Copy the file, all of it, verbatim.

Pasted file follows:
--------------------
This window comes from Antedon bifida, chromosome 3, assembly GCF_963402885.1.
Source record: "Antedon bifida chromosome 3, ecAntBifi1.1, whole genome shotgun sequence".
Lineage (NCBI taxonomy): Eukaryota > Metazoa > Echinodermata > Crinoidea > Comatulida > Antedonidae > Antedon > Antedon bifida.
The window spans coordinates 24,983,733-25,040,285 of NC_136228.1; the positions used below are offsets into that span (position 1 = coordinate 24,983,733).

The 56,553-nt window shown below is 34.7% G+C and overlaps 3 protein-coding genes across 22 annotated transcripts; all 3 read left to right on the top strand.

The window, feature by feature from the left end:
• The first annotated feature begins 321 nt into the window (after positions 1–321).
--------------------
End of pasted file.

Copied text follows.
This window comes from Antedon bifida, chromosome 3, assembly GCF_963402885.1.
Source record: "Antedon bifida chromosome 3, ecAntBifi1.1, whole genome shotgun sequence".
Lineage (NCBI taxonomy): Eukaryota > Metazoa > Echinodermata > Crinoidea > Comatulida > Antedonidae > Antedon > Antedon bifida.
The window spans coordinates 24,983,733-25,040,285 of NC_136228.1; the positions used below are offsets into that span (position 1 = coordinate 24,983,733).

The 56,553-nt window shown below is 34.7% G+C and overlaps 3 protein-coding genes across 22 annotated transcripts; all 3 read left to right on the top strand.

The window, feature by feature from the left end:
• The first annotated feature begins 321 nt into the window (after positions 1–321).